Exploring Shanghai: The Shanghai Museum (a bit of culture)

Along with all the other attractions and ‘places of interest’ in China visitor numbers at The Shanghai Museum are reduced to 1/4 of what they used to be pre-COVID. This is not a problem if you arrive somewhere early in the day but we were too late to get into this museum and we forced to use the QR code to book a slot two days in advance at a specified time. It wasn’t easy to navigate as the booking system was all in mandarin so lots of guesswork was involved but we managed in the end!

So we turn up at our appointed hour and show the screenshot of our reservations. Then at the next checkpoint we had to show our Shanghai green health code. Then to another official we had to show our passports to prove that we were who we claimed to be. Then we went through a ticket checking machine. Then airport bag scanning security. Then a thorough body scan and pat down. All to get into a museum!!!!! Good grief.

The structure of the museum itself is interesting. It is a square building topped by a dome and arches. The dome in ancient Chinese philosophy represents the heavens and the cube is the earth!!!!! The flat earthers would be pleased, I’m sure.

Inside the museum is an impressive collection of ceramics, jade, fine art and ancient artifacts.

We started in the jade gallery which I was expecting to be very green but it wasn’t at all. In fact most was ‘white jade’ which looked a lot like marble.

This little chap dated from 3500 years BC so pretty old and is a carved deity.

The jade was also carved into cicada shapes which were placed into the mouthes of the dead as part of funeral rites because they believed that being reborn as a cicada was extremely lucky. I’m not sure that I would want to be reborn as an insect. A cat maybe, they eat and sleep and have human servants, but a cicada, I don’t think so.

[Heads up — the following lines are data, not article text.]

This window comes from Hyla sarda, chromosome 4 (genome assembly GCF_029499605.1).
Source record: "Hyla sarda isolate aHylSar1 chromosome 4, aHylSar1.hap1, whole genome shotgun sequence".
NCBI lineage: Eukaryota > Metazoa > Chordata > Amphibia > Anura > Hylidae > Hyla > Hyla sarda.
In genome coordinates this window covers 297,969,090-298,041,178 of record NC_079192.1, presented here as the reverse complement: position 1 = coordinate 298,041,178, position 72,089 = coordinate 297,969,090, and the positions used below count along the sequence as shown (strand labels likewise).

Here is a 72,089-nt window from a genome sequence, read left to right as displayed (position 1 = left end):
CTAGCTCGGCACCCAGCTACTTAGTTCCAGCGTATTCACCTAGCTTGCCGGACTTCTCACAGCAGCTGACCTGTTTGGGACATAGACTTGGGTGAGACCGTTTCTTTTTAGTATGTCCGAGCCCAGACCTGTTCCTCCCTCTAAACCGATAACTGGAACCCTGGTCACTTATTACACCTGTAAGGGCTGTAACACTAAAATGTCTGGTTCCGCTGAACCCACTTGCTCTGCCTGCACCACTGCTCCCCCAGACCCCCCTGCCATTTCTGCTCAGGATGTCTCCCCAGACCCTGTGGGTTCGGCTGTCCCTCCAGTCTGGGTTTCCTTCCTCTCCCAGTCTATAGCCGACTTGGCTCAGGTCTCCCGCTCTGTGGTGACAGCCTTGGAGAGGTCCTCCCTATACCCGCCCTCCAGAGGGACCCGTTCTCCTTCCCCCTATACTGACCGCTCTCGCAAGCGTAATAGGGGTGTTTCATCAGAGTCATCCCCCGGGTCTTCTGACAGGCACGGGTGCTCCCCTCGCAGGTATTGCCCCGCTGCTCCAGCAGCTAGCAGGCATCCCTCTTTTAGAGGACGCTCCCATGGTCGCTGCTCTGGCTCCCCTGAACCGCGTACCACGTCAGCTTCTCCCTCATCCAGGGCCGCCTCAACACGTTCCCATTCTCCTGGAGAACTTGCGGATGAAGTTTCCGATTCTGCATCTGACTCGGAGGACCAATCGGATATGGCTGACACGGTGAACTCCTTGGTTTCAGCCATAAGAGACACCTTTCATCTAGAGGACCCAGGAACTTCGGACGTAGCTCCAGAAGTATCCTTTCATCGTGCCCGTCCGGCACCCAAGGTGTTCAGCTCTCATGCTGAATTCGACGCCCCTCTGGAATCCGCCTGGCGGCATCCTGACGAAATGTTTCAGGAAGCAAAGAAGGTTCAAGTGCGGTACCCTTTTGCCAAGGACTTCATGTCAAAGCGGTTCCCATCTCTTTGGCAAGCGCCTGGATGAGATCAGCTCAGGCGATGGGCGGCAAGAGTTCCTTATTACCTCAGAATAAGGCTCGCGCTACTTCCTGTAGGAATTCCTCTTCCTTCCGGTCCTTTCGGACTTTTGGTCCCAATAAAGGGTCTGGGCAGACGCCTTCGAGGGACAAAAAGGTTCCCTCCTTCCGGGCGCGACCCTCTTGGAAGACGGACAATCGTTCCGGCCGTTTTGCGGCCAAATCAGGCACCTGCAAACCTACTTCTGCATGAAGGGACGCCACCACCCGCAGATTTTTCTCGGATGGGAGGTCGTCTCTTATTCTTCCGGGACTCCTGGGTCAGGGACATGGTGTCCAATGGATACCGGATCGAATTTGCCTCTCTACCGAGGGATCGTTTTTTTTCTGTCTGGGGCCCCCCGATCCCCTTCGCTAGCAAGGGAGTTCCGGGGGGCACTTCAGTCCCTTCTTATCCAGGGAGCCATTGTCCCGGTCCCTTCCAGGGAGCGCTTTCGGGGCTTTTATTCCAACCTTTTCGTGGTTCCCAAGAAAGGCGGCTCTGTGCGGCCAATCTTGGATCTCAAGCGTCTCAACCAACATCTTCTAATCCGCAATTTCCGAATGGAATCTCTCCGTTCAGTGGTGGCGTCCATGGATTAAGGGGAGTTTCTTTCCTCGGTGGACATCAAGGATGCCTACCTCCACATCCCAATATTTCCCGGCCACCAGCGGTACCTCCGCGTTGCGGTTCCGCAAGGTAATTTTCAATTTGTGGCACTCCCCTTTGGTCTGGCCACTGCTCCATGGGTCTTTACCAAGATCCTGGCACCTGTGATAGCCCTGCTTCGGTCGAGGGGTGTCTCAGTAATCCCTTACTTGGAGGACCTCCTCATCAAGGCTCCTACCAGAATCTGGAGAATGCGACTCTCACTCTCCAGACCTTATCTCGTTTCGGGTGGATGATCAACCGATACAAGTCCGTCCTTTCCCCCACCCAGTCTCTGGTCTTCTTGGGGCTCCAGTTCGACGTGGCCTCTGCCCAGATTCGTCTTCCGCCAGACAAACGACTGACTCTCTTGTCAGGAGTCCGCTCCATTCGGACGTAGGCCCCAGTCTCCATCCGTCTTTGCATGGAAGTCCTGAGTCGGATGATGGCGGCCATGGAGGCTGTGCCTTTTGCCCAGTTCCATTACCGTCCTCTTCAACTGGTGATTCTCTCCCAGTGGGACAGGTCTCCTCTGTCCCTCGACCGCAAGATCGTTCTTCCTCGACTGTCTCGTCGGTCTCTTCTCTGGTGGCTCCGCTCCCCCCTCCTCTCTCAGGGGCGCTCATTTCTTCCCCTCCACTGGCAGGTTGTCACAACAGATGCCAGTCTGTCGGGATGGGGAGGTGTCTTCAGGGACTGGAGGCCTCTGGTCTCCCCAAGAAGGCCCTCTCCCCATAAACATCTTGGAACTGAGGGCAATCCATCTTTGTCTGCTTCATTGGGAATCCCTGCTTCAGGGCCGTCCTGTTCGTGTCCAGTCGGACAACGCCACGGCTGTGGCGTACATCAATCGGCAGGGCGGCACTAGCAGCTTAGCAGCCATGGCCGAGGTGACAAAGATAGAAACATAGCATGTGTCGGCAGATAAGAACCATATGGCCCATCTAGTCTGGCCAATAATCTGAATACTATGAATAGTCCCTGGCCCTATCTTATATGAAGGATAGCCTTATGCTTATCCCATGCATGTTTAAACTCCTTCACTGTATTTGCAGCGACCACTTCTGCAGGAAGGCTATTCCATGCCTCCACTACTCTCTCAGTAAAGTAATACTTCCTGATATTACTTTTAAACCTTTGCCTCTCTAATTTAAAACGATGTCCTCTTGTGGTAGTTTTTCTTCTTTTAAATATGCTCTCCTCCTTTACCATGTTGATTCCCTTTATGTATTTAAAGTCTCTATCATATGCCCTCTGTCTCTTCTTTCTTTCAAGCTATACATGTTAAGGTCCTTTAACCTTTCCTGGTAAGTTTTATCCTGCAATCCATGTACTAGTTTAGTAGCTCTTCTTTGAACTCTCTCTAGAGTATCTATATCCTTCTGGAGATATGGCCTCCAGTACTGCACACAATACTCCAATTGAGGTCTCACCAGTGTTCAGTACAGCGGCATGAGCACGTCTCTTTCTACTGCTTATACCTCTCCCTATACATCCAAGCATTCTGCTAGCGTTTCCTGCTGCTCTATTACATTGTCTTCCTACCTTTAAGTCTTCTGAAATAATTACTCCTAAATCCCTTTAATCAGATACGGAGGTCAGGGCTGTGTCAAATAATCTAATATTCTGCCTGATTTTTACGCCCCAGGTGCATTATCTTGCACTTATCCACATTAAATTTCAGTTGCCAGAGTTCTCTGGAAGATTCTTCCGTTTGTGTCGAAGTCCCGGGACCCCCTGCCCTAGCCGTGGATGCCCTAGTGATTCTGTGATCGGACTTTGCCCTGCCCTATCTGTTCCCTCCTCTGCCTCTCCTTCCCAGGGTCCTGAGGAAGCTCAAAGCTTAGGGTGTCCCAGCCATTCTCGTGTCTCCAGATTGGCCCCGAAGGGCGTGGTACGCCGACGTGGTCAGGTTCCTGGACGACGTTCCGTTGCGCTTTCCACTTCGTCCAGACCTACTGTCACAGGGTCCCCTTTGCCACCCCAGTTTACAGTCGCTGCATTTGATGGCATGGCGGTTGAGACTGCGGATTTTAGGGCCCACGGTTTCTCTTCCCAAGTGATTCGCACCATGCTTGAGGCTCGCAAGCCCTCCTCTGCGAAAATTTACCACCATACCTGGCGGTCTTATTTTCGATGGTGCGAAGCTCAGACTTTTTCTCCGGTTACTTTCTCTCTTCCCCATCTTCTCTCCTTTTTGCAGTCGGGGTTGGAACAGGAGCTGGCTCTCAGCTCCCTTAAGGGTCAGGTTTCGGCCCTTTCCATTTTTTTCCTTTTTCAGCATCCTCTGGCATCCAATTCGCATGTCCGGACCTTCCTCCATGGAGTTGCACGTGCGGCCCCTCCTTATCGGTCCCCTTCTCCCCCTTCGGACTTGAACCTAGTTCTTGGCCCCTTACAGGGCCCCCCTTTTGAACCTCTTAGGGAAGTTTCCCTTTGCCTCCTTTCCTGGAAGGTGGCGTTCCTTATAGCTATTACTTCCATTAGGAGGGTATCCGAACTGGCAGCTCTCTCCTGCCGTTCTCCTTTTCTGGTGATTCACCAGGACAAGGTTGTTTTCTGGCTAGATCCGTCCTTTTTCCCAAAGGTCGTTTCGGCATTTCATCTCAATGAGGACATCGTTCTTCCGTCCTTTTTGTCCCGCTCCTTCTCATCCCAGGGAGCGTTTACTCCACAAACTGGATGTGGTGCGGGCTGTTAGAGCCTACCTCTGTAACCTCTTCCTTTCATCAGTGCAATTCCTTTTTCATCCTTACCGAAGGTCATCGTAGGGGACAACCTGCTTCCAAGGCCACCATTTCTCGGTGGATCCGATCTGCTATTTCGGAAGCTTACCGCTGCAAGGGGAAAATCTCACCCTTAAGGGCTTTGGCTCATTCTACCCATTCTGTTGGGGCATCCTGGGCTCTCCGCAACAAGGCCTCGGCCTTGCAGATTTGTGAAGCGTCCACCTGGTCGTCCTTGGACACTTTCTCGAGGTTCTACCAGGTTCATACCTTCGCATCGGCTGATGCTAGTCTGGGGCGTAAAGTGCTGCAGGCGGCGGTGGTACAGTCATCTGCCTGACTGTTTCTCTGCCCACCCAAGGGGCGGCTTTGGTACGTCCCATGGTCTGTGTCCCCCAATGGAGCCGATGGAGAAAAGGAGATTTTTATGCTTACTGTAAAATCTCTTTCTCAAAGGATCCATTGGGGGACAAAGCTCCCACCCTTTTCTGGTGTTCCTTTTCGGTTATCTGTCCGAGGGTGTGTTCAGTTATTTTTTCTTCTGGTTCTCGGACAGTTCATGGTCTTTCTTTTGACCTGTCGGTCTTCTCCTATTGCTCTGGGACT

This bowl decorated with dragons was pretty impressive and one of the few green pieces that we saw.

to my surprise the ancient coins were not all round, some were this funny tooth shape. And when they did become round they had a square hole in the middle. This is actually quite sensible as the early folk could keep their coins threaded on a belt for extra security in lawless times. It was interaction with the traders along the Silk Road which influenced the production of flat discs for coinage. Paper money has been used in China since the 10th century which is when the rest of Europe was still in the dark ages.

The Ming vases collection was pretty cool and again my prediction of colours was challenged. We only saw a few of the blue and white designs.

Kevin particularly liked this bowl below which dates back to 3000 years BC with a face on each corner. It could be a modern guy in glasses!

This colorful ceramic was an official with imposing headgear.

And this little chap was playing football back in the 7th century. So somethings never change…

Outside we saw a fountain (Kevin managed to capture it without any jets-sorry ) which was actually a sound and light water show that somewhat incongruously was playing ‘Scarborough Fair’. It was NOT what we were expecting after all that ancient Chinese history and culture!!!

The Silk Road: Day 7 Sandsliding and other adventures in the Gobi desert

Our last full day on the Silk Road tour and what an action packed one it has been. We are in Dunhuang, a small town in the Gobi Desert and our first stop was the sand dunes.

Once again this was a place so remote in my imagination that I never dreamt that I would ever set foot here. The sandscape was stunning but because we went early in the morning it wasn’t too hot. It was also fairly cloudy so we didn’t burn (luckily)